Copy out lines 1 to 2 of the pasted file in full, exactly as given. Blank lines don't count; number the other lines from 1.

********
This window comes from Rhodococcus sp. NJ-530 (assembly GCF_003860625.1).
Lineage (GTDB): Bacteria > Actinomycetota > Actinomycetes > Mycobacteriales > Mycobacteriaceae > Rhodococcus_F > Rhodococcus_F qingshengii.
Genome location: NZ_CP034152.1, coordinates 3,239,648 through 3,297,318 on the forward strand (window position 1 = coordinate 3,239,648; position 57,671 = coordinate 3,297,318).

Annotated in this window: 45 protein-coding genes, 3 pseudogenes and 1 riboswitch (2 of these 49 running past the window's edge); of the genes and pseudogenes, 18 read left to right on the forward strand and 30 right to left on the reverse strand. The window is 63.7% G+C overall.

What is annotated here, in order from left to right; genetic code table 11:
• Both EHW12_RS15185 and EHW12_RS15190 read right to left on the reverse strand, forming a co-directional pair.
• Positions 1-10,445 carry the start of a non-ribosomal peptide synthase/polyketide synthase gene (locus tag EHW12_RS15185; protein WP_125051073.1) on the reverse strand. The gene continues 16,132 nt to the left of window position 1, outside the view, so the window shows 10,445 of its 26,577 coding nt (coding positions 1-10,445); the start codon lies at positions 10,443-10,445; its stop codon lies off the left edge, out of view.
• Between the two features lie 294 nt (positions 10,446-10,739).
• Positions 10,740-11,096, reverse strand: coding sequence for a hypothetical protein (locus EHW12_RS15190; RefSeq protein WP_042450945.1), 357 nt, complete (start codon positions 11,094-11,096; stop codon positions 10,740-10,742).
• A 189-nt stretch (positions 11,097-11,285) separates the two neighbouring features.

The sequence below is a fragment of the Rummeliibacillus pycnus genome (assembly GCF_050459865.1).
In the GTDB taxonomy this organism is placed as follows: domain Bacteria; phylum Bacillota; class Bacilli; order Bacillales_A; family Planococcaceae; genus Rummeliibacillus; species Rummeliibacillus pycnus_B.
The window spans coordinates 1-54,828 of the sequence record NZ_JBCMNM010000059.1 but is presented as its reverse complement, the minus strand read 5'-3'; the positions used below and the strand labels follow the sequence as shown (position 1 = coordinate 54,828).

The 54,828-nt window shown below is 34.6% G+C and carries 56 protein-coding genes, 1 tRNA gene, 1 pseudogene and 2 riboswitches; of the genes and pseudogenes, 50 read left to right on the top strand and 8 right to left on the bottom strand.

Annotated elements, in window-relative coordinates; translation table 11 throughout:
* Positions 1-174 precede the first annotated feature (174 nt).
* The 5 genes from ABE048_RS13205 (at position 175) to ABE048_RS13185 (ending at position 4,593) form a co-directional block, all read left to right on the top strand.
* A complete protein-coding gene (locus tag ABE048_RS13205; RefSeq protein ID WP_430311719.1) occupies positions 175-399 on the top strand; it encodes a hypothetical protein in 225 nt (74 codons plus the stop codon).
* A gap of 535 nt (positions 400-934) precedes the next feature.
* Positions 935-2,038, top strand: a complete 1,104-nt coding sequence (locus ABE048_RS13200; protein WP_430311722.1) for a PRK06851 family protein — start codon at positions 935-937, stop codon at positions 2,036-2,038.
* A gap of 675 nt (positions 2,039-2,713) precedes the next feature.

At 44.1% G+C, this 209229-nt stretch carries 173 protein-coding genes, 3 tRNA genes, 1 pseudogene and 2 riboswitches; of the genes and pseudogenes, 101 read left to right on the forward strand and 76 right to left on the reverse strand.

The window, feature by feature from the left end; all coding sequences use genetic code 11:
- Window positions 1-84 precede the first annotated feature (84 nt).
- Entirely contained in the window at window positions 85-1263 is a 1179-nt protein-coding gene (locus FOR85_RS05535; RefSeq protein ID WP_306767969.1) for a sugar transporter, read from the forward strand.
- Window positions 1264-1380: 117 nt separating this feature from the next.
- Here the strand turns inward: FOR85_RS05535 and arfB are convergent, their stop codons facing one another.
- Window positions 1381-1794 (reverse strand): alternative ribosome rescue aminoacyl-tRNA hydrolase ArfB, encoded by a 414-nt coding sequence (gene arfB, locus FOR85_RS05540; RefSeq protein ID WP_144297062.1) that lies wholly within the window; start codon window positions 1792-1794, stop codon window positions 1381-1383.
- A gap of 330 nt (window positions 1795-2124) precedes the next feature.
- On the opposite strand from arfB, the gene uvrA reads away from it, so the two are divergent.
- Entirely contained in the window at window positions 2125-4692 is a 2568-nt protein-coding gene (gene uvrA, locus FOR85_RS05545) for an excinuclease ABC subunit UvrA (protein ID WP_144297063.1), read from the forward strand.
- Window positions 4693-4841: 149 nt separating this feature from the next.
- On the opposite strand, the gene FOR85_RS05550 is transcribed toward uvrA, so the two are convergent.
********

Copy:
This window comes from Rhodococcus sp. NJ-530 (assembly GCF_003860625.1).
Lineage (GTDB): Bacteria > Actinomycetota > Actinomycetes > Mycobacteriales > Mycobacteriaceae > Rhodococcus_F > Rhodococcus_F qingshengii.